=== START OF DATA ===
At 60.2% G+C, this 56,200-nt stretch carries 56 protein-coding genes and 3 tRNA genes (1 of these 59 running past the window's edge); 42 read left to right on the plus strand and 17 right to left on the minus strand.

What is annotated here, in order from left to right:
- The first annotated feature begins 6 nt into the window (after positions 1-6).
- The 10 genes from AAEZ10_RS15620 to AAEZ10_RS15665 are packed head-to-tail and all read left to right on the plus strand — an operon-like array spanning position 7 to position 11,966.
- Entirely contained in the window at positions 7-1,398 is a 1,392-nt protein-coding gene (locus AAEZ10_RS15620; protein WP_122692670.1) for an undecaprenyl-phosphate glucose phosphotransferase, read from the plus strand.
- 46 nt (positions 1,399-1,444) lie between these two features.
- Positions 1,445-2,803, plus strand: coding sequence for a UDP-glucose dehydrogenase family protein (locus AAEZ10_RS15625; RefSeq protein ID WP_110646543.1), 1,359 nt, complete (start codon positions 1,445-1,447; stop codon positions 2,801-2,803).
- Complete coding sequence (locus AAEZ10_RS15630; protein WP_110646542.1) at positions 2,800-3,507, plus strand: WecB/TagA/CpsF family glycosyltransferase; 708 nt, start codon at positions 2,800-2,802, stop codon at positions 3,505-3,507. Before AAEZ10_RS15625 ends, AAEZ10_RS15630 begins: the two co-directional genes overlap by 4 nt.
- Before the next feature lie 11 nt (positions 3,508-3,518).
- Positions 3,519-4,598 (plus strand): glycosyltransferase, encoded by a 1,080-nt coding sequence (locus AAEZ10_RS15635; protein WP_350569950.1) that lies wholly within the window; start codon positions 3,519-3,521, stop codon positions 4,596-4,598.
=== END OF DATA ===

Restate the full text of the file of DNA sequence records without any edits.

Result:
At 60.2% G+C, this 56,200-nt stretch carries 56 protein-coding genes and 3 tRNA genes (1 of these 59 running past the window's edge); 42 read left to right on the plus strand and 17 right to left on the minus strand.

What is annotated here, in order from left to right:
- The first annotated feature begins 6 nt into the window (after positions 1-6).
- The 10 genes from AAEZ10_RS15620 to AAEZ10_RS15665 are packed head-to-tail and all read left to right on the plus strand — an operon-like array spanning position 7 to position 11,966.
- Entirely contained in the window at positions 7-1,398 is a 1,392-nt protein-coding gene (locus AAEZ10_RS15620; protein WP_122692670.1) for an undecaprenyl-phosphate glucose phosphotransferase, read from the plus strand.
- 46 nt (positions 1,399-1,444) lie between these two features.
- Positions 1,445-2,803, plus strand: coding sequence for a UDP-glucose dehydrogenase family protein (locus AAEZ10_RS15625; RefSeq protein ID WP_110646543.1), 1,359 nt, complete (start codon positions 1,445-1,447; stop codon positions 2,801-2,803).
- Complete coding sequence (locus AAEZ10_RS15630; protein WP_110646542.1) at positions 2,800-3,507, plus strand: WecB/TagA/CpsF family glycosyltransferase; 708 nt, start codon at positions 2,800-2,802, stop codon at positions 3,505-3,507. Before AAEZ10_RS15625 ends, AAEZ10_RS15630 begins: the two co-directional genes overlap by 4 nt.
- Before the next feature lie 11 nt (positions 3,508-3,518).
- Positions 3,519-4,598 (plus strand): glycosyltransferase, encoded by a 1,080-nt coding sequence (locus AAEZ10_RS15635; protein WP_350569950.1) that lies wholly within the window; start codon positions 3,519-3,521, stop codon positions 4,596-4,598.